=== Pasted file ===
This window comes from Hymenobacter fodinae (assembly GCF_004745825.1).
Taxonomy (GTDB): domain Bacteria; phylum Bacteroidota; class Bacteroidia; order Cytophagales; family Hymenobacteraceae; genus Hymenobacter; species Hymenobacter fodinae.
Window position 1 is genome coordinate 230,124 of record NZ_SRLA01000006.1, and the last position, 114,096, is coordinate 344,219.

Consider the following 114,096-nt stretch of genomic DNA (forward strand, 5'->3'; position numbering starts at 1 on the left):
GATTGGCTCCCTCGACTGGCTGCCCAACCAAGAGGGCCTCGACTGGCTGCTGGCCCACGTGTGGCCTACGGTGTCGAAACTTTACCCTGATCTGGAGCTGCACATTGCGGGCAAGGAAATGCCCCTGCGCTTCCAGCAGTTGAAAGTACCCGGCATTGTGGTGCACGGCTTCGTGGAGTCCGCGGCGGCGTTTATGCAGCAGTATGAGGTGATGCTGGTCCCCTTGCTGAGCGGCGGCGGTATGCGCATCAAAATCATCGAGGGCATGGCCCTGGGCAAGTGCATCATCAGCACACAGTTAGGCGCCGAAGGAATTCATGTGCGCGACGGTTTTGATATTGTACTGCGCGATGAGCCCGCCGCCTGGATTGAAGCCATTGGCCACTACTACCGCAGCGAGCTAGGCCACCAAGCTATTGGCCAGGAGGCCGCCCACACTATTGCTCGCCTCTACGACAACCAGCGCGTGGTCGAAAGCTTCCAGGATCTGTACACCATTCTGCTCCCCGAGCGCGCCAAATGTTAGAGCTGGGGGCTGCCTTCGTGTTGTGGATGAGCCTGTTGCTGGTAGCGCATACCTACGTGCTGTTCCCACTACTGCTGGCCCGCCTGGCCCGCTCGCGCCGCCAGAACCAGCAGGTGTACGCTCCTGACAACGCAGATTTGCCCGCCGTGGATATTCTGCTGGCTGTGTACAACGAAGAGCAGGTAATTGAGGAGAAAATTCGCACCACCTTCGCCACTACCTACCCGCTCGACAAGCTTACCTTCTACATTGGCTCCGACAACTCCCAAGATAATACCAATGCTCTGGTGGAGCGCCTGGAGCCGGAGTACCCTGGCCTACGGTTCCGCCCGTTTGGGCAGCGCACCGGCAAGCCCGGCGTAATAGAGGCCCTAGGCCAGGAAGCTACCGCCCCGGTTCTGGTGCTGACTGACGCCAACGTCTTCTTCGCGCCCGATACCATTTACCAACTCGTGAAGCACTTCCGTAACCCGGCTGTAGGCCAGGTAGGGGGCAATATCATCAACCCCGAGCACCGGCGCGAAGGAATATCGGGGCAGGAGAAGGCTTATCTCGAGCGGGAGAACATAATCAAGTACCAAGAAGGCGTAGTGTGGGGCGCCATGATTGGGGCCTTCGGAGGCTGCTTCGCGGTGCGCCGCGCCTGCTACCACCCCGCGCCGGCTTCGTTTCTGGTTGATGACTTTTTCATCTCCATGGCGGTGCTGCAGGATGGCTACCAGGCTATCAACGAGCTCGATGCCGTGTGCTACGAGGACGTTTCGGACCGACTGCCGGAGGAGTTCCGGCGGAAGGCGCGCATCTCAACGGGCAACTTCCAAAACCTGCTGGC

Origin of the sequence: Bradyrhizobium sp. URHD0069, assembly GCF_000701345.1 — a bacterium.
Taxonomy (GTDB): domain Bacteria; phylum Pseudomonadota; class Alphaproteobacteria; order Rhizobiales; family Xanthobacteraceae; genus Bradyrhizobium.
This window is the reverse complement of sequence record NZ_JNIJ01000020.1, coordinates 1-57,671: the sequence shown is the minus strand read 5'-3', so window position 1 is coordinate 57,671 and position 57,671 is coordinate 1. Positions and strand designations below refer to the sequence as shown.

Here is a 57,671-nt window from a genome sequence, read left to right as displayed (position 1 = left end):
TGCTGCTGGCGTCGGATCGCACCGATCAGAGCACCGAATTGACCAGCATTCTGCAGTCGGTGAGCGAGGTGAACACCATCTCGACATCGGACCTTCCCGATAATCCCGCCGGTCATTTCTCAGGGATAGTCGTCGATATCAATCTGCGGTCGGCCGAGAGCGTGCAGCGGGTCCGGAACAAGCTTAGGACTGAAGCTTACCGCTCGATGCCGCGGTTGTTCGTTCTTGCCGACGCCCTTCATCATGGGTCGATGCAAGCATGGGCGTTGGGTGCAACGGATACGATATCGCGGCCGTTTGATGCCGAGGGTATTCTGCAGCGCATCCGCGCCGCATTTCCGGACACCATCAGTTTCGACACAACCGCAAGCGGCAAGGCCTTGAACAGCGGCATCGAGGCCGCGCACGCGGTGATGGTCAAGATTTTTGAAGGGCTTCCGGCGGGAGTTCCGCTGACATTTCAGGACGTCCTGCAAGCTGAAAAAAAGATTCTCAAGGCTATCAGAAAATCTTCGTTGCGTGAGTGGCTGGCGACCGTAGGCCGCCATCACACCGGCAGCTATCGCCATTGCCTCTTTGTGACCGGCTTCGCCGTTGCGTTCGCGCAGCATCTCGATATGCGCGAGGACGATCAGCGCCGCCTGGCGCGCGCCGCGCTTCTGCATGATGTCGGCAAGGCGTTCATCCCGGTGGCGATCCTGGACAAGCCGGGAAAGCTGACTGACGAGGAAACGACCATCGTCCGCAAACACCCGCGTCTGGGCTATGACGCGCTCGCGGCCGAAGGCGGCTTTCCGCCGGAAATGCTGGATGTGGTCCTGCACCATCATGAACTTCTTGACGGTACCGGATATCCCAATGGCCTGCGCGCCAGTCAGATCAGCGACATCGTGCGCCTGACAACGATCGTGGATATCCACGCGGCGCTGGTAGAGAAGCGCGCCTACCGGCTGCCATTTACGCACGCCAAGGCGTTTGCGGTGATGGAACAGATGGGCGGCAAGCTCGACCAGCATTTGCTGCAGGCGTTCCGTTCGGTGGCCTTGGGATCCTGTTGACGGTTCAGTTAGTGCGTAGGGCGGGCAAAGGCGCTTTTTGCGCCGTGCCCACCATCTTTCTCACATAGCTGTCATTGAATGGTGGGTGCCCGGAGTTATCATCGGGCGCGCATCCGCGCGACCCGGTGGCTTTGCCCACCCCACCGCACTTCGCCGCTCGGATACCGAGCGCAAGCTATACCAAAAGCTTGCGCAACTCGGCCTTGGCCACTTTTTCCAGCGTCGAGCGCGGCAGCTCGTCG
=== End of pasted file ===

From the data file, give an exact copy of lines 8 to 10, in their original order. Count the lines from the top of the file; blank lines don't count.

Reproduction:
This window is the reverse complement of sequence record NZ_JNIJ01000020.1, coordinates 1-57,671: the sequence shown is the minus strand read 5'-3', so window position 1 is coordinate 57,671 and position 57,671 is coordinate 1. Positions and strand designations below refer to the sequence as shown.

Here is a 57,671-nt window from a genome sequence, read left to right as displayed (position 1 = left end):
TGCTGCTGGCGTCGGATCGCACCGATCAGAGCACCGAATTGACCAGCATTCTGCAGTCGGTGAGCGAGGTGAACACCATCTCGACATCGGACCTTCCCGATAATCCCGCCGGTCATTTCTCAGGGATAGTCGTCGATATCAATCTGCGGTCGGCCGAGAGCGTGCAGCGGGTCCGGAACAAGCTTAGGACTGAAGCTTACCGCTCGATGCCGCGGTTGTTCGTTCTTGCCGACGCCCTTCATCATGGGTCGATGCAAGCATGGGCGTTGGGTGCAACGGATACGATATCGCGGCCGTTTGATGCCGAGGGTATTCTGCAGCGCATCCGCGCCGCATTTCCGGACACCATCAGTTTCGACACAACCGCAAGCGGCAAGGCCTTGAACAGCGGCATCGAGGCCGCGCACGCGGTGATGGTCAAGATTTTTGAAGGGCTTCCGGCGGGAGTTCCGCTGACATTTCAGGACGTCCTGCAAGCTGAAAAAAAGATTCTCAAGGCTATCAGAAAATCTTCGTTGCGTGAGTGGCTGGCGACCGTAGGCCGCCATCACACCGGCAGCTATCGCCATTGCCTCTTTGTGACCGGCTTCGCCGTTGCGTTCGCGCAGCATCTCGATATGCGCGAGGACGATCAGCGCCGCCTGGCGCGCGCCGCGCTTCTGCATGATGTCGGCAAGGCGTTCATCCCGGTGGCGATCCTGGACAAGCCGGGAAAGCTGACTGACGAGGAAACGACCATCGTCCGCAAACACCCGCGTCTGGGCTATGACGCGCTCGCGGCCGAAGGCGGCTTTCCGCCGGAAATGCTGGATGTGGTCCTGCACCATCATGAACTTCTTGACGGTACCGGATATCCCAATGGCCTGCGCGCCAGTCAGATCAGCGACATCGTGCGCCTGACAACGATCGTGGATATCCACGCGGCGCTGGTAGAGAAGCGCGCCTACCGGCTGCCATTTACGCACGCCAAGGCGTTTGCGGTGATGGAACAGATGGGCGGCAAGCTCGACCAGCATTTGCTGCAGGCGTTCCGTTCGGTGGCCTTGGGATCCTGTTGACGGTTCAGTTAGTGCGTAGGGCGGGCAAAGGCGCTTTTTGCGCCGTGCCCACCATCTTTCTCACATAGCTGTCATTGAATGGTGGGTGCCCGGAGTTATCATCGGGCGCGCATCCGCGCGACCCGGTGGCTTTGCCCACCCCACCGCACTTCGCCGCTCGGATACCGAGCGCAAGCTATACCAAAAGCTTGCGCAACTCGGCCTTGGCCACTTTTTCCAGCGTCGAGCGCGGCAGCTCGTCG